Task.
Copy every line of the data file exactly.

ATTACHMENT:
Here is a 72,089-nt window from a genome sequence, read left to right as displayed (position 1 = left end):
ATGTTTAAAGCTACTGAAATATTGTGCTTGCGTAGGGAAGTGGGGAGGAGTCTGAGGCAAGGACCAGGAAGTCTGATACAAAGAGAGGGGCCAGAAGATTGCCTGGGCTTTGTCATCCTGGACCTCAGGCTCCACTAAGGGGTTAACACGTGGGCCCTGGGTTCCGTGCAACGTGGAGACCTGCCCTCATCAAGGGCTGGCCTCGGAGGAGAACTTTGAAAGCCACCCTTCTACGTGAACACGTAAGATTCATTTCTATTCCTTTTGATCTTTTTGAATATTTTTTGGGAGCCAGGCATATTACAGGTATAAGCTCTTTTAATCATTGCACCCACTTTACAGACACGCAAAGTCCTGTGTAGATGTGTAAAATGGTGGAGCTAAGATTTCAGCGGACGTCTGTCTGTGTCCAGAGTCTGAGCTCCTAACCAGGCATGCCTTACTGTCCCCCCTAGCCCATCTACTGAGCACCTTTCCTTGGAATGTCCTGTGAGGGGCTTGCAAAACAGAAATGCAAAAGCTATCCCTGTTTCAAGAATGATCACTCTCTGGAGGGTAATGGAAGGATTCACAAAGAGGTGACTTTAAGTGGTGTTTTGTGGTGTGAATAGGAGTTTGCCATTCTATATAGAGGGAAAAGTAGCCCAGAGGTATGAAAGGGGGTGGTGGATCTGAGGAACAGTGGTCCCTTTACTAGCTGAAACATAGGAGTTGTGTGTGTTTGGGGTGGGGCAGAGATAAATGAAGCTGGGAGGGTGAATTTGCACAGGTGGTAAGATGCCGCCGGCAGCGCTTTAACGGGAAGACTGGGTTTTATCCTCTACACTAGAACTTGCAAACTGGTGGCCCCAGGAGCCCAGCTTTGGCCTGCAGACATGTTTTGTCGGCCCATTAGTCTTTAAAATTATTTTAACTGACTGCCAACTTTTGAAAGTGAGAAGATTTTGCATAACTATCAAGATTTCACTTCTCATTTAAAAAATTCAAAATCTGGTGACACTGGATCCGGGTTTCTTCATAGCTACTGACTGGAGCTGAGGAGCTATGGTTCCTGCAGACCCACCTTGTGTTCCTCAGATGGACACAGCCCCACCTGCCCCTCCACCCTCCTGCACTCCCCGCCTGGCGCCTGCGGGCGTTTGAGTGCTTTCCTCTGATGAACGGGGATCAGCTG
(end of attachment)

Here is a 72,089-nt window from a genome sequence, read left to right as displayed (position 1 = left end):
ATGTTTAAAGCTACTGAAATATTGTGCTTGCGTAGGGAAGTGGGGAGGAGTCTGAGGCAAGGACCAGGAAGTCTGATACAAAGAGAGGGGCCAGAAGATTGCCTGGGCTTTGTCATCCTGGACCTCAGGCTCCACTAAGGGGTTAACACGTGGGCCCTGGGTTCCGTGCAACGTGGAGACCTGCCCTCATCAAGGGCTGGCCTCGGAGGAGAACTTTGAAAGCCACCCTTCTACGTGAACACGTAAGATTCATTTCTATTCCTTTTGATCTTTTTGAATATTTTTTGGGAGCCAGGCATATTACAGGTATAAGCTCTTTTAATCATTGCACCCACTTTACAGACACGCAAAGTCCTGTGTAGATGTGTAAAATGGTGGAGCTAAGATTTCAGCGGACGTCTGTCTGTGTCCAGAGTCTGAGCTCCTAACCAGGCATGCCTTACTGTCCCCCCTAGCCCATCTACTGAGCACCTTTCCTTGGAATGTCCTGTGAGGGGCTTGCAAAACAGAAATGCAAAAGCTATCCCTGTTTCAAGAATGATCACTCTCTGGAGGGTAATGGAAGGATTCACAAAGAGGTGACTTTAAGTGGTGTTTTGTGGTGTGAATAGGAGTTTGCCATTCTATATAGAGGGAAAAGTAGCCCAGAGGTATGAAAGGGGGTGGTGGATCTGAGGAACAGTGGTCCCTTTACTAGCTGAAACATAGGAGTTGTGTGTGTTTGGGGTGGGGCAGAGATAAATGAAGCTGGGAGGGTGAATTTGCACAGGTGGTAAGATGCCGCCGGCAGCGCTTTAACGGGAAGACTGGGTTTTATCCTCTACACTAGAACTTGCAAACTGGTGGCCCCAGGAGCCCAGCTTTGGCCTGCAGACATGTTTTGTCGGCCCATTAGTCTTTAAAATTATTTTAACTGACTGCCAACTTTTGAAAGTGAGAAGATTTTGCATAACTATCAAGATTTCACTTCTCATTTAAAAAATTCAAAATCTGGTGACACTGGATCCGGGTTTCTTCATAGCTACTGACTGGAGCTGAGGAGCTATGGTTCCTGCAGACCCACCTTGTGTTCCTCAGATGGACACAGCCCCACCTGCCCCTCCACCCTCCTGCACTCCCCGCCTGGCGCCTGCGGGCGTTTGAGTGCTTTCCTCTGATGAACGGGGATCAGCTG